The fact that the successful Fab India was founded by an American, Mr. John Bissell, is indicative of how Westerners appreciate and admire Indian dress. It was Bissell’s love for handlooms that spurred him to start his company, and his son continues to guide the enterprise since Bissell’s death. “When Bissell started,” says Sharma, “Indians were not really wearing handlooms. They wore synthetics, polymix and mill-made fabrics. It was only the foreigners who had an eye for cottons. But now it seems to be the look, and it is rapidly growing.”
Wardrobe wars: The sales reports are positive, but kurta-mania has not completely engulfed Delhi. The prevailing pattern is still to wear Western shirts, trousers and suits while at work or at school and to don a kurta, which is deemed more comfortable, only upon returning home. It is widely accepted in business circles that the churidar kurta and other such dresses are inappropriate for the work place. They are not considered “professional.”
“Many offices have a dress code,” Sharma explains. “These ‘white collared jobs’ demand a particular kind of dress. If you go to a certain job interview wearing a kurta, you may not be hired. Looking back, you can see that kurta was taken more as casual evening wear. When at home on a Sunday, you wear a kurta pajama. The moment you step out of the house, your dress is different. I think it is an individual preference. But I suppose it is the way an Indian has been brought up.”
Thus, convenience and practicality are the leading excuses for wearing Western. Mulchandani himself wears a shirt and pants while convincing others to buy kurtas. Though he says, “As soon as I reach my home, I put on a kurta pajama. I recognize that the kurta has not become our national dress or business dress as it should have by now. The reason probably is that in trousers and shirts you can move faster. Only those people who are sitting on cash counters or who just sit throughout the day would care to wear kurta pajamas as these are extremely convenient for such a lifestyle.”
It is notable that traditional Hindu clothing is being patronized by wealthy, fashion conscious upper class Hindus, and it is also worn by the lower strata of Hindu society, who are driven more by comfort and economy than by the dictates of fashion. Ironically, the “lower” strata is deemed by the other to have zero dress sense. Between these two are the middle-class Hindus who have become extremely Westernized and are blindly aping the West. Chabbra explains, “The truth is that 80 percent of India is wearing traditional dress. But these people are in the villages and small cities. It is only the educated and elite–maybe 20 percent–who have taken to Western dress. In the villages of Rajasthan you find people in kurta dhotis. Similarly, in the villages of Punjab you find men in lungi kurtas. Western clothes are worn by the majority of people who live in the metropolitan areas. The reason is that the life in these cities is very fast and the man on the street does not think it is practical to wear a dhoti kurta or kurta pajama. No doubt Hindu clothing is very comfortable, but it is being used for occasional wear only.”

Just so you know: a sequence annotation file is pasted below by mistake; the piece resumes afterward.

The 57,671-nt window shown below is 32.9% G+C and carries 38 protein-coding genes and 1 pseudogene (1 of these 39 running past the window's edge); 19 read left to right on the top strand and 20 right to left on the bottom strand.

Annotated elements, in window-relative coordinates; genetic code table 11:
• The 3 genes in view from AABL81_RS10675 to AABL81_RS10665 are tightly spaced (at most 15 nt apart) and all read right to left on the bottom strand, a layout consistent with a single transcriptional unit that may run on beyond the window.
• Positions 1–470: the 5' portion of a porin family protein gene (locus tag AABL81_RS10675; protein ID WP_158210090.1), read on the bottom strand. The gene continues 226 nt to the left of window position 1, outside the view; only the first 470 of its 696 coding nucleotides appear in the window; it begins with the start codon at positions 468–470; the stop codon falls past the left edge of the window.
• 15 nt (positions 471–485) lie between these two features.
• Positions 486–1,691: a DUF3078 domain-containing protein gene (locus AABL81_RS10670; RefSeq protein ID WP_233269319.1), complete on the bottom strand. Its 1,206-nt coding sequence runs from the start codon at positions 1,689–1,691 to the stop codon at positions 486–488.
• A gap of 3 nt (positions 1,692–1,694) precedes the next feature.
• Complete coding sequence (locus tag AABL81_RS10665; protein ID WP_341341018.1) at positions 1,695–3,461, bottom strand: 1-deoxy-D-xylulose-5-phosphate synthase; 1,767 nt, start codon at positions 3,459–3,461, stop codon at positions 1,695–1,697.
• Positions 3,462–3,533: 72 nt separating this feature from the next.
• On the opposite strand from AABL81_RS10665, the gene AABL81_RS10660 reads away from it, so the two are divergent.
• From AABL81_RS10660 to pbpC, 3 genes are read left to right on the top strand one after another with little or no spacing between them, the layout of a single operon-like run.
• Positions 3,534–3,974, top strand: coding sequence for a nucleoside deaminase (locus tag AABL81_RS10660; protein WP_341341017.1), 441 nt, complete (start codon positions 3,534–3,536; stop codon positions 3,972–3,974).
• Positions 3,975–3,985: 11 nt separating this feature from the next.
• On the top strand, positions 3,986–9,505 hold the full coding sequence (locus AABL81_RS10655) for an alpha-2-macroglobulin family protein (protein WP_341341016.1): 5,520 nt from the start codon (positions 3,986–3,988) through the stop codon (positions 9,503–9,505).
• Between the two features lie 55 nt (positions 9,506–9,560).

Another ironic impediment to the kurta is its association with Indian politicians, who are held in contempt by a vast majority of commoners and intellectuals. Someone upset with the state of the Indian nation may be heard to say, “These kurtawallas (those wearing kurtas, i.e., politicians) are responsible for the degeneration of society.” The irony is that fifty years ago, the kurta dress was worn and promoted by our freedom fighters, who were then adored by millions for their nobility and the sacrifices they made.
From shirta to kurta: When I switched to Hindu clothing five years ago, a businessman friend of mine told me, “Rajiv, you look much better in pants and a shirt. Nobody will take you seriously if you roam about in a kurta.” Others told me that I look older than my age in the Hindu clothing.
Yet I have been accorded VIP status on many occasions due simply to my Hindu dress. People are impressed. They think I am a politician, social worker or philosopher and treat me with respect bordering on reverence. Because of my Hindu dress, I am assumed to be a highly spiritual and knowledgeable person. Dress gives identity, and Hindu dress gives me a distinct and positive identity. When I revealed my identity as a Hindu by dressing like one, it immensely improved the quality of my life.By Rajiv Malik, Delhi
Kurta: A simply woven or ornately embroidered, loose fitting coat-like garment of various lengths; also names a prominent family of Indian apparel.
Sherwani: Attire that maharajas used to wear. It is longer, extending below the knees, and is worn with a churidar.
Jodhpuri: A hip-length kurta worn with trousers.
Churidar: A tight-fitted garment worn by ladies and men in place of trousers. Extra cloth is used at the ankles to give the effect of bangles.
Dhoti: Two to three meters of woven cloth wrapped neatly around the legs.
Rajiv Malik, the author of this feature, has been with the fashion industry for over 15 years. He was a partner in a sari showroom from 1984 to 1997 and is now a partner in a women’s fabrics design studio. He began writing as a fashion journalist with the Hindustan Times group of publications. Recently he was invited as a chief guest and judge to the fashion show at Delhi University’s prestigious Hindu College. He regularly participates in seminars and exhibitions.
Mr. Rajiv Malik, 44 Deepali, Pitampura, 110 034 New Delhi, India. e-mail: email@example.com